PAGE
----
Susan's Blog

Monday, January 13, 2014

Autism Mommy Swami: Aggression??

The Swami had an email today from a lovely mom whose young tween was going through some difficulties with acting out aggressively. She wants to help him with whatever is bothering him. She was also concerned for the siblings’ feelings.

Dear Lovely Mom,

Nat went through an aggressive/destructive period from 9-11. At the end of that period, there were four changes in his life that may have contributed to things getting much better:
1) Spring came at last (never underestimate how seasonal and light change affects us all, especially sensitive guys like Nat.
2) He started Special Olympics (gymnastics, which was perfect for him because it was a team and a sport — exercise is great for helping us all feel good. Gymnastics is also highly individual and structured).
3) He switched schools, to a private autism school with very small classes and a lot of consistent responses to his behaviors. No cruelty, just warmth, structure, redirection, time out, and consistent expectations.
4) He started a very low dose of Resperdal. This is contraversial but helped in Nat’s case. Resperdal is a psychotropic med and has some serious but rare side effects and must be used only under the care of a psychopharmacologist. We have found that meds helped Nat (Clonidine and a tiny bit of Resperdal) because they provided a calming “buffer” that slows his response down a bit so that he has a moment to gain control over a reaction (and over possible aggression). Plus, over time, he experienced responding without aggression and relearned his responses on a neuro/behavioral level. I still highly recommend that this is a last resort, that there are reasons for the aggression that must be ferreted out!

Social stories could help explain to him what is going on in a given difficult interaction for him. They may also really help the siblings understand, too, as well as talking about and validating their confusing emotions.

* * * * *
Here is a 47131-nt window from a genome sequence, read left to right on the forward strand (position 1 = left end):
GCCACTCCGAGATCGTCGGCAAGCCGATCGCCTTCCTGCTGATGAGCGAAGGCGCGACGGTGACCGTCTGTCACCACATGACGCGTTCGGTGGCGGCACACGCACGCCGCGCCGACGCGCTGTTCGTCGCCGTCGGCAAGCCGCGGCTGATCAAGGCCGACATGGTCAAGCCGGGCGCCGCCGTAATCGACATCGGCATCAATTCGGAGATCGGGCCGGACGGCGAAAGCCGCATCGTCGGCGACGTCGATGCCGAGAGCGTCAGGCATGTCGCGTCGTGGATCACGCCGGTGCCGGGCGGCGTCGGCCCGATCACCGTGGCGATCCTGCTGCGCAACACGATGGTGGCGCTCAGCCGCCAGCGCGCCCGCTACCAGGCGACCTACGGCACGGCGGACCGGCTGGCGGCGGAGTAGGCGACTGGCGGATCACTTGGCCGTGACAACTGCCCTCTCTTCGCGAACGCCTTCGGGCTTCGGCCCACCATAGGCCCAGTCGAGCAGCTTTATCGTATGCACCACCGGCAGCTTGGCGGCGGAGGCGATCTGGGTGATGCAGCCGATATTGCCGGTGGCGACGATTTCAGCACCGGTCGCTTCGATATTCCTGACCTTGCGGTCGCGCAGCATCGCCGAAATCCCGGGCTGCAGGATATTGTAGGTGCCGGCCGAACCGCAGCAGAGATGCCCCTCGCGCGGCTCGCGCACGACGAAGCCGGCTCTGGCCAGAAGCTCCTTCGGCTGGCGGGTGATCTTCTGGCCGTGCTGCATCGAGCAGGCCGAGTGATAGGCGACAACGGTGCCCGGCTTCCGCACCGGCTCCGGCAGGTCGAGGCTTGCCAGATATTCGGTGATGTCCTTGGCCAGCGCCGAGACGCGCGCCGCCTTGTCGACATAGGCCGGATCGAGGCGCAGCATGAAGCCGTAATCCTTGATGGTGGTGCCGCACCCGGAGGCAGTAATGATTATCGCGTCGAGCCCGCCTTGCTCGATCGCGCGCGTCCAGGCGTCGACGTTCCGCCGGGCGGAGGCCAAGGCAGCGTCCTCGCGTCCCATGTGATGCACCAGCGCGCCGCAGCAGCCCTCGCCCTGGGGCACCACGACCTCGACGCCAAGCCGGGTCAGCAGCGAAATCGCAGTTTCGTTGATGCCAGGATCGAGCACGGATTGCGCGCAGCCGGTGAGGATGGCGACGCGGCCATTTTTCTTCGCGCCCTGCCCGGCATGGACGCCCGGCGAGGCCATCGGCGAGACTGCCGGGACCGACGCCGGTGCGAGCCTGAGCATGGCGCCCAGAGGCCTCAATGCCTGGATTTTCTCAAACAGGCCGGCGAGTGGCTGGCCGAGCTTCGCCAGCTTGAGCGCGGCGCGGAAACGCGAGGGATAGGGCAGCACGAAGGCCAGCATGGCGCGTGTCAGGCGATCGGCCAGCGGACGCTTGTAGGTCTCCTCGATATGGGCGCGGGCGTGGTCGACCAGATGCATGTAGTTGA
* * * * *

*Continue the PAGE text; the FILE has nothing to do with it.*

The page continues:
I would also continue to probe reasons behind the aggression. It turns out that gastrointestinal issues affect the autistic population at a higher rate than the neurotypical one! It is worth your while just to make sure he is not sensitive to dairy or gluten, because these sensitivities can cause discomfort and pain and a nonverbal guy would have trouble letting you know. I’m not saying just do the GFCF diet, which is difficult, but to take him to a pediatric GI who can at least test for dairy intolerance (it’s an easy, non-invasive test).  Actually, a doctor can help rule out any pain or illness or discomfort!

I have also heard from adult autistic friends that subtle light flickering or contrasts, even, can be highly disturbing to them. Some people have found that light-tinted sunglasses worn in a classroom might really cut down on behaviors because it would counteract the light issues. Also, if you find he does not like to look at your eyes, that could also be because their shine and contrasting color causes discomfort. You could try wearing sunglasses yourself when talking to him!

Pain and sensory issues are factors that should not be overlooked in our nonverbal guys! It’s all too common that our professionals prescribe ABA, which is fine but not the answer to everything, when maybe it is a matter of stomach pain or gas, noise or light!

Hope this helps!